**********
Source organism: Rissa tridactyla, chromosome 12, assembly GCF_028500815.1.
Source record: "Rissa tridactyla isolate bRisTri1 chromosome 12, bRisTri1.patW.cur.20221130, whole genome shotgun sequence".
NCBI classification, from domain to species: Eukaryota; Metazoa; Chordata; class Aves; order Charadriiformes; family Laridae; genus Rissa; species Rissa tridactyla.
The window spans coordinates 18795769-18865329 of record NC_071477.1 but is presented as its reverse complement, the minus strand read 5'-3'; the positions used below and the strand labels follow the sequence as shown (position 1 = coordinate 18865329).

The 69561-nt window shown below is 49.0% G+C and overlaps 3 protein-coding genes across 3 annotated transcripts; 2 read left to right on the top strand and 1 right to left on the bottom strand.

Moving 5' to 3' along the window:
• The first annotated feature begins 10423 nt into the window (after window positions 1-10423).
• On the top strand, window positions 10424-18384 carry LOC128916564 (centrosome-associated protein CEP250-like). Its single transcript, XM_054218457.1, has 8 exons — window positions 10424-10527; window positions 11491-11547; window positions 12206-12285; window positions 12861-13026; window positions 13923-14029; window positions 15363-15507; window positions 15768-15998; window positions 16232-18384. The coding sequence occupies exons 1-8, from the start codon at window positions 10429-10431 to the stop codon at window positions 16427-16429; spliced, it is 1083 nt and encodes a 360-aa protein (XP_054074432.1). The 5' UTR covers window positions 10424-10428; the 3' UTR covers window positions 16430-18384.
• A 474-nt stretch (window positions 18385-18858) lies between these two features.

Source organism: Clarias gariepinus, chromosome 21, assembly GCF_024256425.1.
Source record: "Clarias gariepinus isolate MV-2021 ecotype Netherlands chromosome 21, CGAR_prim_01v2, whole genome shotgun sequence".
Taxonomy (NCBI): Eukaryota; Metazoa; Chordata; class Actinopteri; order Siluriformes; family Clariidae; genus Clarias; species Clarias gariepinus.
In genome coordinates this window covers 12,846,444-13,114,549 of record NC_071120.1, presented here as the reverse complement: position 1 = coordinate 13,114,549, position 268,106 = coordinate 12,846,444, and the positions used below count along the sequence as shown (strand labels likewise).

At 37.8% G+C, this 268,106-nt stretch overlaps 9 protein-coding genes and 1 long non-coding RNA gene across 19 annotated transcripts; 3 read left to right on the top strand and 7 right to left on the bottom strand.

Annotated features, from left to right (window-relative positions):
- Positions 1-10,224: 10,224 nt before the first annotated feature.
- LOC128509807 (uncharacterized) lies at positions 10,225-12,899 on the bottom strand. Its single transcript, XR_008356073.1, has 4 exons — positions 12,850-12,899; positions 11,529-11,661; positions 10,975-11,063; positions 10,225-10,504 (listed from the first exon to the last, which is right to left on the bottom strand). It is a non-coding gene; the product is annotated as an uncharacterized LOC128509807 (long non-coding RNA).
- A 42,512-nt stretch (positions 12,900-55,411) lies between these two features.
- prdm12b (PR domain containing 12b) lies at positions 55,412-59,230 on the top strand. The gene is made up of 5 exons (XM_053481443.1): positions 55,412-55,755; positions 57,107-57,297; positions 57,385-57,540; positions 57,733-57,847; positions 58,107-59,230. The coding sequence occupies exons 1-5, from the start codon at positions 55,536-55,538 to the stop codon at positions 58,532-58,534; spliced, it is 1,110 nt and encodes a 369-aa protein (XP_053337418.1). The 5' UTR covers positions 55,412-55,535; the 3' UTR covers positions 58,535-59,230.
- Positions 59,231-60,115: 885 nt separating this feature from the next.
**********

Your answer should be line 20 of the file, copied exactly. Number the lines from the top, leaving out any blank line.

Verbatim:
- Positions 59,231-60,115: 885 nt separating this feature from the next.